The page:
Why Twitter Inc. Loves Charlie Sheen

There’s no arguing that Charlie Sheen is this week’s Twitter phenomenon, blowing past 1M+ followers in just over 24 hours. Naturally, we went straight to the data, and used Export.ly to analyze his first 500K followers. Our take-away: Twitter (the company) loves celebs. Charlie Sheen’s relevance became apparent in our analysis – Twitter employees were early to the account, a broad inactive audience followed, and the celebrity community engaged to compound the impact. These high profile accounts bring the mass market audience to Twitter – the key for gaining broad, international adoption and reaching Facebook audience levels.

Who were the first to follow him? It’s already been revealed that Twitter and Ad.ly were both involved in the behind the scenes events that lead up to Sheen’s first tweet. Our report confirms 5 of his first 6 followers were Twitter employees. Ever since Twitter hired an official liaison to the stars, its become very clear just how valuable celebrities are to their long-term growth strategy.

We found only a small fraction of Sheen’s followers are considered power users. His audience is mass market, and that’s evident when 75% have <100 followers. In addition, most of his followers haven’t tweeted much and don’t follow very many people.

Going further on followers we see that 89% boast fewer than 250 followers.

Of course, it didn’t take long for the top celebrities to join the fun. As represented by follower rank, Perez Hilton was tipped about Sheen’s verified account very early on before Sheen even reached 1,000 followers. While others like P. Diddy followed many hours later, in most cases they decided to help propel the numbers further by spreading the word.

Want to share these charts? Feel free to post it on your blog with link attribution to Export.ly.

Adam Schoenfeld

Adam Schoenfeld

Adam is the co-founder and CEO at Simply Measured. He has led Simply Measured from its inception as 'Untitled Startup, Inc' to become the leading social media analytics company, serving more than 1/3 of the top 100 brands and over 100,000 users. Adam is a golfer, breakfast enthusiast, and long-time data geek.

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  • http://www.trupanionpetinsurance.com Brent

    Live the Sheen Dream!

  • http://twitter.com/flashpreviews Anthony Galeano

    nice data sets.

  • http://twitter.com/flashpreviews Anthony Galeano

    Nice data sets!

  • http://twitter.com/RiverCityGal Stephanie B.

    I’d love to know how the “follower by follower count” compares to a placebo/average account through Export.ly

  • http://twitter.com/bcarr bcarr

    I got tipped about @charliesheen before he reached… 8 followers. EAT YOUR HEART OUT PEREZ HILTON!

    • http://twitter.com/RiverCityGal Stephanie B.

      Haha, you’re ridiculous Brad :)

  • Peter

    If I have – say exact 50 Followers: am I counted in the red or in the blue group?

    • http://rowfeeder.com Adam Schoenfeld

      Red. But, good question. I now realize this isn’t clear from the labels.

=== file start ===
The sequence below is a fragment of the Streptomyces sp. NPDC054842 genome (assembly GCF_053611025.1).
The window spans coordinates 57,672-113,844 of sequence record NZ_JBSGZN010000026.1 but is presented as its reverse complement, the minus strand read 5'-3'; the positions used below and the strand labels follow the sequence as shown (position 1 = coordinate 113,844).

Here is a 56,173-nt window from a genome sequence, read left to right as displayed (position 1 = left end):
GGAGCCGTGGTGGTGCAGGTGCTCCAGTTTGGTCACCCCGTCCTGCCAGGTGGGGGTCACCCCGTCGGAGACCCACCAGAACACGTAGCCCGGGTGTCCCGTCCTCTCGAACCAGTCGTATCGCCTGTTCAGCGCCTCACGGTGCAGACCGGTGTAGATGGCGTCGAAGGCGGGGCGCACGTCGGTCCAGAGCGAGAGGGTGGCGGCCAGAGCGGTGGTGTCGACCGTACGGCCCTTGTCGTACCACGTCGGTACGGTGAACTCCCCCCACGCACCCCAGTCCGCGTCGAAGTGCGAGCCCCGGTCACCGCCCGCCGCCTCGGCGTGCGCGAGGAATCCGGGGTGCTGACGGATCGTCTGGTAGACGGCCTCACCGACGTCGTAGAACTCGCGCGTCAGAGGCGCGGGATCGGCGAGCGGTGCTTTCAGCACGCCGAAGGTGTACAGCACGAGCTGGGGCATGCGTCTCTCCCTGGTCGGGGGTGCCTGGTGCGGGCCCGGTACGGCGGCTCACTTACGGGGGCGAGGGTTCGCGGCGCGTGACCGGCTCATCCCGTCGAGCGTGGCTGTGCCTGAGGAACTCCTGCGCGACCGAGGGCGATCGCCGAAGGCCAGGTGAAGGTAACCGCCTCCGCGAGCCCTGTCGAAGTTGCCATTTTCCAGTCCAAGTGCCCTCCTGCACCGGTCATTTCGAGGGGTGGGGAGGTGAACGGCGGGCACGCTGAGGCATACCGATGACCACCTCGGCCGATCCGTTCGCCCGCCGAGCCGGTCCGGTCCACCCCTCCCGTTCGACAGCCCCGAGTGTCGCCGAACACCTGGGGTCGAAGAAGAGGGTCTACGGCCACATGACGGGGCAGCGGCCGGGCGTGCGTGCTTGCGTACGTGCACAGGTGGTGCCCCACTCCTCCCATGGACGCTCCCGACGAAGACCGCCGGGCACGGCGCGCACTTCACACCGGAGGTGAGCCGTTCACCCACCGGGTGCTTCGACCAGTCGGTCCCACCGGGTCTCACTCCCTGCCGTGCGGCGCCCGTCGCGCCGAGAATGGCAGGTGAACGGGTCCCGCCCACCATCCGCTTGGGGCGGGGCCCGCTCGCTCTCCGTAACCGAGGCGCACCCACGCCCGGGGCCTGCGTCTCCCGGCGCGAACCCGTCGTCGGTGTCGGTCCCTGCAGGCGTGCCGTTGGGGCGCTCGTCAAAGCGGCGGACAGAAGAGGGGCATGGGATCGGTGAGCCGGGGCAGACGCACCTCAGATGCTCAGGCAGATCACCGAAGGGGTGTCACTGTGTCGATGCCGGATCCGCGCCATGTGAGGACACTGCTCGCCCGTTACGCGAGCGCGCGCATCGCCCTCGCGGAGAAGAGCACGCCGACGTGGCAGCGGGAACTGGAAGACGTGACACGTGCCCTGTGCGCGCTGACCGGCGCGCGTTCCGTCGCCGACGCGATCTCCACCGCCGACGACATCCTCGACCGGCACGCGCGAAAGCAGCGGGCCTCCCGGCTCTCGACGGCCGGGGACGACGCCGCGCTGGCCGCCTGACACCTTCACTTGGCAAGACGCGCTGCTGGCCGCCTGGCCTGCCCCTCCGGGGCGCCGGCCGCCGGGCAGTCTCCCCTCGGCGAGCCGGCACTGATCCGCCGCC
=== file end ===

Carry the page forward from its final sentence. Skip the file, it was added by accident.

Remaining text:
Thanks for calling this out! We’ll adjust on our reports.

  • Van

    This sentence doesn’t quite make sense: “His audience is mass market, and that’s evident when only 75% have <100 followers." Mass market would be indicated by his audience having few followers themselves, right? So why the "only" in front of 75%?

    • http://rowfeeder.com Adam Schoenfeld

      Thanks for calling this out. You are absolutely correct. We removed the “only.”

  • http://www.soopermexican.com Soopermexican

    interesting analysis…

  • http://twitter.com/rabble rabble

    Celebs were part of Twitter’s strategy from day one. The first couple years they had a tough time of it, but they sent folks down to Hollywood around the time of the first public announcement. They did repeated deals with MTV and others to try and get celeb’s tweeting. It took a long time, but it was ALWAYS the goal.

  • http://twitter.com/dannystarr Danny Starr

    What’s the point of this analysis other than pulling the old move of “analyzing something popular to get attention” move we see time and again?

    My favorite is this little nugget “Our take-away: Twitter (the company) loves celebs”

    No shit they do. So does 1000,000 Milkshakes who will pay anyone with a pulse and a name in the tabloids money to suck a shake for the paps.

    This data doesn’t really mean anything without something to compare it against. Who cares who his followers are or how many followers they have if you don’t provide some comparison.

    But then again, there really isn’t much point to the analysis in the first place.

    • http://twitter.com/kottiuk James Darracott

      Wow, you sound like a barrel of laughs. Ever considered that some people might find that there actually is a point to this analysis, because he has received the fastest growing follower count ever?

  • Joel Dietz / @fractastical

    You’d have to do a similar analysis of other twitter accounts. What if most twitter accounts have 75% of followers with less than 100 followers?

  • http://www.facebook.com/people/Laurie-Bell/100001603857621 Laurie Bell

    Why we care about Charlie Sheen?
    http://www.psychology-advice.net/tag/charlie-sheen

  • http://keithprivette.com @keithprivette

    Dig the data analysis of export.ly & ad.ly! You should follow up bout the reach of that 1st tweet in regards to how far deep into the connections did it go? That would be interesting to see if that one tweet interconnected people on twitter. It would be interesting the percentage of people on twitter did that 1st tweet touch….food for thought!